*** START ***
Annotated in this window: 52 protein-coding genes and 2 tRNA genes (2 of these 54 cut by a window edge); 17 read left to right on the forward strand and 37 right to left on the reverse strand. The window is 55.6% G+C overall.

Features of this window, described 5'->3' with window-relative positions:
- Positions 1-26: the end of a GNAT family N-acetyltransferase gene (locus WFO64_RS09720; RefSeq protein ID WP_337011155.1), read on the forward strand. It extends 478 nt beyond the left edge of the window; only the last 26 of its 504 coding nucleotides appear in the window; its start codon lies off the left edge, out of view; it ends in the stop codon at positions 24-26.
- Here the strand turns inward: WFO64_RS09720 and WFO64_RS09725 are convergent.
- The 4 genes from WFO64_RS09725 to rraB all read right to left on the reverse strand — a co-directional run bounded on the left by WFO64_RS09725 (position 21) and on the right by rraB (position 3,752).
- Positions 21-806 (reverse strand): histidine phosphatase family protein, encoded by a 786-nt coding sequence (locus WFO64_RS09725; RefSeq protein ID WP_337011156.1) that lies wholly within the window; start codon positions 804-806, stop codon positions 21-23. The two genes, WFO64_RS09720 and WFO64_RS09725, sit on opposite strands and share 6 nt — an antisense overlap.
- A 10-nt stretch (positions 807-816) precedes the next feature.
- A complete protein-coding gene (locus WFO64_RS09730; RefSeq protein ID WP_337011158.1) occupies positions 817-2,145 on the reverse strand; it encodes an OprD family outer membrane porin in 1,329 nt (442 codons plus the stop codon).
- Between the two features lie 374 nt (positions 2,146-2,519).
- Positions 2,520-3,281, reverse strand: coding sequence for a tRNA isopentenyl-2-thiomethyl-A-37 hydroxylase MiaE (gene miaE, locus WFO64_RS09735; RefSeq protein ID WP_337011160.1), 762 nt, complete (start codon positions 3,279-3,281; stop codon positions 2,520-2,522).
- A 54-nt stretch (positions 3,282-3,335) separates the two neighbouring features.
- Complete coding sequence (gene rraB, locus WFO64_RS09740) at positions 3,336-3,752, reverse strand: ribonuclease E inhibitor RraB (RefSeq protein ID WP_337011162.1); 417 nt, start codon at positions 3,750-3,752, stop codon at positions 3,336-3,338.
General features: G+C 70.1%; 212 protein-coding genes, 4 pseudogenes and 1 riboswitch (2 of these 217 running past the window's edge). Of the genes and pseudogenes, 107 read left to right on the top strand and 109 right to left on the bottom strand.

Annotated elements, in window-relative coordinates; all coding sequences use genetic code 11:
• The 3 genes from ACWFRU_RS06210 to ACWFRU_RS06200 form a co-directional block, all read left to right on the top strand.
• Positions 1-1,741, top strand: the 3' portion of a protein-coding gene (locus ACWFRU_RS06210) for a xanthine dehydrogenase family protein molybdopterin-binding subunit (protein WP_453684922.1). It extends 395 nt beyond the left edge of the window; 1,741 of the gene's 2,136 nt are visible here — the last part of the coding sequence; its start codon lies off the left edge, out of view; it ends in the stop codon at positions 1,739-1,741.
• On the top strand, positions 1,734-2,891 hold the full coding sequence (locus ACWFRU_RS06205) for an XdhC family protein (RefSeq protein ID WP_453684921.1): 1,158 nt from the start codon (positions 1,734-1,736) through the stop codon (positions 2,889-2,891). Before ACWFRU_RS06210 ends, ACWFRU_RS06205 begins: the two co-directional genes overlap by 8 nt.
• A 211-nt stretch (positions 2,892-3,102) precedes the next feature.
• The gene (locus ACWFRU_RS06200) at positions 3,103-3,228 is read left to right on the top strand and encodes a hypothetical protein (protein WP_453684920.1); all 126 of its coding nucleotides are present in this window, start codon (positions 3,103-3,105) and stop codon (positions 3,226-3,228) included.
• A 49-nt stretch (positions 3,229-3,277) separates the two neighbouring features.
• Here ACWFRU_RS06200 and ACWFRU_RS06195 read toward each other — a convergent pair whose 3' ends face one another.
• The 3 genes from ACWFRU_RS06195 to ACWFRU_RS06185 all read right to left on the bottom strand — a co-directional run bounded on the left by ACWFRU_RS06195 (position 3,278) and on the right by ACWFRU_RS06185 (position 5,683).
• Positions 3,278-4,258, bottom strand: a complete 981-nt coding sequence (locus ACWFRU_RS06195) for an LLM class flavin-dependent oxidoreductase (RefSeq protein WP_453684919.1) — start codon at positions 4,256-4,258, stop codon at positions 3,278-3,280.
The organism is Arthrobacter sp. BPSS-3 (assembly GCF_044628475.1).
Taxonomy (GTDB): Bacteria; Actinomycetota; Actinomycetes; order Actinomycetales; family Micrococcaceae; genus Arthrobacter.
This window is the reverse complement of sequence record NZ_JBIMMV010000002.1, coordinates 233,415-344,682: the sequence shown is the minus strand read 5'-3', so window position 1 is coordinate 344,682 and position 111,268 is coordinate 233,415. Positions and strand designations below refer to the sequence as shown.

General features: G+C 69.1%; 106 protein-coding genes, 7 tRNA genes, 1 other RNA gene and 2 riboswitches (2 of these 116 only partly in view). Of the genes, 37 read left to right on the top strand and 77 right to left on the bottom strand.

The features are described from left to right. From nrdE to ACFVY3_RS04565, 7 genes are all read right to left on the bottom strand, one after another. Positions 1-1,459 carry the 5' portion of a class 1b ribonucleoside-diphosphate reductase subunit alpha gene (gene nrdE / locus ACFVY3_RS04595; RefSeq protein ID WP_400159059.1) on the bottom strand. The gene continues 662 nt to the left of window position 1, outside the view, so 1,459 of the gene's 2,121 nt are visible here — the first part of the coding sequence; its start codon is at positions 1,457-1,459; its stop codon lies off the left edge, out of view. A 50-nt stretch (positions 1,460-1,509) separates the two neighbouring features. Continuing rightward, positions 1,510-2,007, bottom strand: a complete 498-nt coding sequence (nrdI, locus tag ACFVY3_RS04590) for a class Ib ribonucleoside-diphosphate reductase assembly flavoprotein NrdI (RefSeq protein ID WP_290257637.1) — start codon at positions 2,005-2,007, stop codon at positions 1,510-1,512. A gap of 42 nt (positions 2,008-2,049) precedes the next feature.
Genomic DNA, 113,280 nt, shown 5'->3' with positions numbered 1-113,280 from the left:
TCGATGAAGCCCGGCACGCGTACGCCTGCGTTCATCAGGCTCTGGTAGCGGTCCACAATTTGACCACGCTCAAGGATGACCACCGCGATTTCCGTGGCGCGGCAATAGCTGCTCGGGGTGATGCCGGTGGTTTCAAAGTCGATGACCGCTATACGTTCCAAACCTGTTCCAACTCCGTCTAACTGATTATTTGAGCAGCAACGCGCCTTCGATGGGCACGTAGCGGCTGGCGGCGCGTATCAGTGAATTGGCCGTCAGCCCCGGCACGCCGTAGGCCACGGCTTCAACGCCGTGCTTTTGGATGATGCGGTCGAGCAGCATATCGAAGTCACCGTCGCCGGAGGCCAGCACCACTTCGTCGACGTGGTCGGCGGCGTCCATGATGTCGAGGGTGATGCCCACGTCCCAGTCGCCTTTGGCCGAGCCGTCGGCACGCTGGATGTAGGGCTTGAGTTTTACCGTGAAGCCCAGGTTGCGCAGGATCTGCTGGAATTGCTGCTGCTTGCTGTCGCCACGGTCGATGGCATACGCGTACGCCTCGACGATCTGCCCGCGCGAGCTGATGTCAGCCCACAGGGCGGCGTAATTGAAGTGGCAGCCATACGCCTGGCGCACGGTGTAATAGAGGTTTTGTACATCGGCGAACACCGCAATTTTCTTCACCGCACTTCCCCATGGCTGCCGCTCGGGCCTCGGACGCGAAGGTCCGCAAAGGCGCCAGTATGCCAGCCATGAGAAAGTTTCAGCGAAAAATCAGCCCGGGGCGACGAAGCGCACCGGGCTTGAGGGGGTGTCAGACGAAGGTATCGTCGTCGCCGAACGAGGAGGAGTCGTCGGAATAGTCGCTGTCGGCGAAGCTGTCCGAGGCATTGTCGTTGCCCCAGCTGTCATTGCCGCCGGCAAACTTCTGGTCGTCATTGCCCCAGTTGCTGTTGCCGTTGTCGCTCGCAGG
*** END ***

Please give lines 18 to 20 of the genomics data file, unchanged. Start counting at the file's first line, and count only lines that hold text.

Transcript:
• A 211-nt stretch (positions 2,892-3,102) precedes the next feature.
• The gene (locus ACWFRU_RS06200) at positions 3,103-3,228 is read left to right on the top strand and encodes a hypothetical protein (protein WP_453684920.1); all 126 of its coding nucleotides are present in this window, start codon (positions 3,103-3,105) and stop codon (positions 3,226-3,228) included.
• A 49-nt stretch (positions 3,229-3,277) separates the two neighbouring features.